Tuesday, June 23, 2009

100% Recycled, Wildflower Embeded Paper

Now, here is a great idea!

Plantable Paper


Plantable paper is 100% post-consumer waste paper embedded with wildflower seeds. After the announcement is read, invitation noted, thanks accepted or birthday celebrated, you plant the paper and, voilĂ , wildflowers grow.
  • Bird's Eye
  • Clarkia
  • Black Eyed Susan
  • Poppy
  • Catchfly
  • Snap Dragon
They have a full selection of business and greeting cards, invitation and thank you cards, stationery with matching envelopes.

Do it Yourself : Plantable Paper

You may use toilet paper, paper grocery bags, junk mail, tissue paper, napkins or paper towels, construction paper or phone book pages. Gather your seeds, your paper and check out the directions on eHow. Tricia Goss gives step by step directions on how to make plantable paper. What a wonderful activity for children.


Good News!


This is how we should all be looking at recyclable materials. How may we recycle, reuse, repurpose materials that are now considered "waste." Whether you craft it yourself or purchase it online, be on the lookout for this Plantable Paper, a totally green replacement for paper cards.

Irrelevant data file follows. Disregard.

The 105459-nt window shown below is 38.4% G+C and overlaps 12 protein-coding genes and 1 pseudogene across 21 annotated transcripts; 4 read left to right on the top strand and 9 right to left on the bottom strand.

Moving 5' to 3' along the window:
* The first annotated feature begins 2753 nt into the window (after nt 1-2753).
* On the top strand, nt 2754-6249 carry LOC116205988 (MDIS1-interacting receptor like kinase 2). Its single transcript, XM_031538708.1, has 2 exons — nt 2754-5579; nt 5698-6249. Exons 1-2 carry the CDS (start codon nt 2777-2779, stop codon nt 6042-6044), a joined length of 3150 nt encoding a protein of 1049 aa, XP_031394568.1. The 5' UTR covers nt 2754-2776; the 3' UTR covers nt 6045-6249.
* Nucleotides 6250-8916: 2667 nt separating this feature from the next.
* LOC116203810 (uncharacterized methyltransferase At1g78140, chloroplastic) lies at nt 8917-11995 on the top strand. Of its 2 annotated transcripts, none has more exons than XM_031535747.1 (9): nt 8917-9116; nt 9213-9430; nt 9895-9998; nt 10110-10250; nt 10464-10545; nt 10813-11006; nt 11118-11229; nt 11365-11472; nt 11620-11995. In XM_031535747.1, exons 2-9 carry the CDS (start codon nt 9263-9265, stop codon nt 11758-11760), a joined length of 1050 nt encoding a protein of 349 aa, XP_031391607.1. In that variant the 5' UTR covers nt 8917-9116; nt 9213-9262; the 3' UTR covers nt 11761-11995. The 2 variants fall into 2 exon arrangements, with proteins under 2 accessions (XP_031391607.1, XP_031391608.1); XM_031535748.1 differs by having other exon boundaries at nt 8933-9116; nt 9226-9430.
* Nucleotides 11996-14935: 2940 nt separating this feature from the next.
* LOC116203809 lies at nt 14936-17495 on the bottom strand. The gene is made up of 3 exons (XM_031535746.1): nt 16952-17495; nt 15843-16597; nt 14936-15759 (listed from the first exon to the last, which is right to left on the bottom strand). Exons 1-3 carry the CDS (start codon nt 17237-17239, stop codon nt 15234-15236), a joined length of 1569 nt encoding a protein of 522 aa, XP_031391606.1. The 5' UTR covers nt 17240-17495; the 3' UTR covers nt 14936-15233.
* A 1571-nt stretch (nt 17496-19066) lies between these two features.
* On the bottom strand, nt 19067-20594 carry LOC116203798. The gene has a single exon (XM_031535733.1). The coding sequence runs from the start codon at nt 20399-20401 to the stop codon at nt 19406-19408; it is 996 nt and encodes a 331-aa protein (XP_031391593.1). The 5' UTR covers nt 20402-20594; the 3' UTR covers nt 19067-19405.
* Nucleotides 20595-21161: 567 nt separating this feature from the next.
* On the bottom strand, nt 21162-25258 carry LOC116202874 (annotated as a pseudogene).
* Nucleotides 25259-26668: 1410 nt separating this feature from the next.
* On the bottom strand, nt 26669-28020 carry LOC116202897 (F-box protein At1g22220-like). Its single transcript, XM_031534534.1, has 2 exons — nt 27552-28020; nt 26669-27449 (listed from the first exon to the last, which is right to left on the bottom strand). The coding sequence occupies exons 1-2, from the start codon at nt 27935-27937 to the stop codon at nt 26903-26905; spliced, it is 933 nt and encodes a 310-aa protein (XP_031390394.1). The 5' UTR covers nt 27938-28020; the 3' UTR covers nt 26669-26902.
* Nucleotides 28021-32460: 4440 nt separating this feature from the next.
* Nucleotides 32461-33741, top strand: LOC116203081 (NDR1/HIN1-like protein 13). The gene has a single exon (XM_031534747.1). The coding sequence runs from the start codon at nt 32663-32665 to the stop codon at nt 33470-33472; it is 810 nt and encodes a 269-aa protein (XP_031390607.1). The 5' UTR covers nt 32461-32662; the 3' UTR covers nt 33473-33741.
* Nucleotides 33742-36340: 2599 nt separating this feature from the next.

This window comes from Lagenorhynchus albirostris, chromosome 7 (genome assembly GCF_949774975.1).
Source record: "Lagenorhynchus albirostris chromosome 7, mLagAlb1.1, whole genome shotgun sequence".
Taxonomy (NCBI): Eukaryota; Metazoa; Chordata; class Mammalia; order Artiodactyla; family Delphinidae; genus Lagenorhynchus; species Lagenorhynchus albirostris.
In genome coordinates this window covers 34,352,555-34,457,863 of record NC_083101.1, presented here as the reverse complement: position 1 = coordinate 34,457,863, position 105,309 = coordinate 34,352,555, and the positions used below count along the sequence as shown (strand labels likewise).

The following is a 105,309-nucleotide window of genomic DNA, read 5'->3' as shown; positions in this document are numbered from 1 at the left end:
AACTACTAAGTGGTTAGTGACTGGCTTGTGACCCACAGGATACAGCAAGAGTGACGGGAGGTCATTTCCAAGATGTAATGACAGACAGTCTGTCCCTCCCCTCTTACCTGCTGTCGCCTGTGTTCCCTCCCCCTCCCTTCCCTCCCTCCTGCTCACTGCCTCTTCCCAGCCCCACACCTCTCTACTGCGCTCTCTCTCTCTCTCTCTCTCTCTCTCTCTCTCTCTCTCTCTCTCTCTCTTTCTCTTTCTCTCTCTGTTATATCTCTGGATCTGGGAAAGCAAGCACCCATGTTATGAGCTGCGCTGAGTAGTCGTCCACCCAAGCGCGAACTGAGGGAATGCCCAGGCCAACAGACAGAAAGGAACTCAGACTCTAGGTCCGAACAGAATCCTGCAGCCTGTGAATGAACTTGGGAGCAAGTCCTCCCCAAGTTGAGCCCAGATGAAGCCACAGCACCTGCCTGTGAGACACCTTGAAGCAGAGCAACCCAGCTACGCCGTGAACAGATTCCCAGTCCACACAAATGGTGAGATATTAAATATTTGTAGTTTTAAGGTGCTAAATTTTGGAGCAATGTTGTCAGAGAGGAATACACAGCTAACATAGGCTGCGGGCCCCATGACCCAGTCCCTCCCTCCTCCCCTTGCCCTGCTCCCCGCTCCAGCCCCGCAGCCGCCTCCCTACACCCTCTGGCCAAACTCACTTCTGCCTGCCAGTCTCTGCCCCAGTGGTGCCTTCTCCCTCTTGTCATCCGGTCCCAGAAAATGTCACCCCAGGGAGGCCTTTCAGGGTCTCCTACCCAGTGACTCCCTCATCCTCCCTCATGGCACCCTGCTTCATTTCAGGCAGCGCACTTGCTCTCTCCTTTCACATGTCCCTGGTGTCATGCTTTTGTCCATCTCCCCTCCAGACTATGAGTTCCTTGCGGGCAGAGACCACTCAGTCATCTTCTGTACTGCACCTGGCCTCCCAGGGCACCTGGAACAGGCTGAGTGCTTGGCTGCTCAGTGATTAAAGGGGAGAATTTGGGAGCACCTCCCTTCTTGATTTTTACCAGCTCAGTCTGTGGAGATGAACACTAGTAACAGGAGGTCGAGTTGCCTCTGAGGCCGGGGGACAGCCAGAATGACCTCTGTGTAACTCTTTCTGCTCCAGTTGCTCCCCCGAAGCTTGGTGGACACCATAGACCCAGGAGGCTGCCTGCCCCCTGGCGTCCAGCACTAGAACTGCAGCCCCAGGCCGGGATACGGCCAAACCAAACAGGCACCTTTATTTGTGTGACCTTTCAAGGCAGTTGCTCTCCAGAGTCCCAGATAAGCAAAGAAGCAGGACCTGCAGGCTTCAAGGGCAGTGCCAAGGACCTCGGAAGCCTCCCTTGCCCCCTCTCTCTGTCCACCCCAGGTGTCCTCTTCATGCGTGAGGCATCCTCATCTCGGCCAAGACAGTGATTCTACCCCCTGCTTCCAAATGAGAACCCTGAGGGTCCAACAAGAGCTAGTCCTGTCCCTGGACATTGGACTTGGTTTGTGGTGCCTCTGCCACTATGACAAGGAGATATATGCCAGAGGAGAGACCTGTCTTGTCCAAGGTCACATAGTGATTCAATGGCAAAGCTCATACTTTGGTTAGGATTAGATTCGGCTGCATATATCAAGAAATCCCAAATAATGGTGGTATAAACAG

4 comments:

Lyndi said...

What a wonderful idea. I stay in a flat (apartment for my American friends) and I could actually plant these pamphlets etc. in a pot on the veranda. Now if only we could do something similar with those horrid plastic bags.

Pete said...

Where we live (in south Australia) plastic bags have now been banned, all people need to use enviro friendly options. may be wrong but I think we are one of the first states in the world to ban the use of these bags

John said...

This is a fantastic idea. It'd be great if they could use seeds for some of the wild-flowers which are in decline. I'd definitely buy the birthday cards.

ThatGrrl said...

That's really neat. When friends moved to a new place I usually give them a package of wildflower seeds. Even in an apartment you can stick them in a pot and see what comes up. They do seem to need to be outside though, never quite make it as indoor-only plants.

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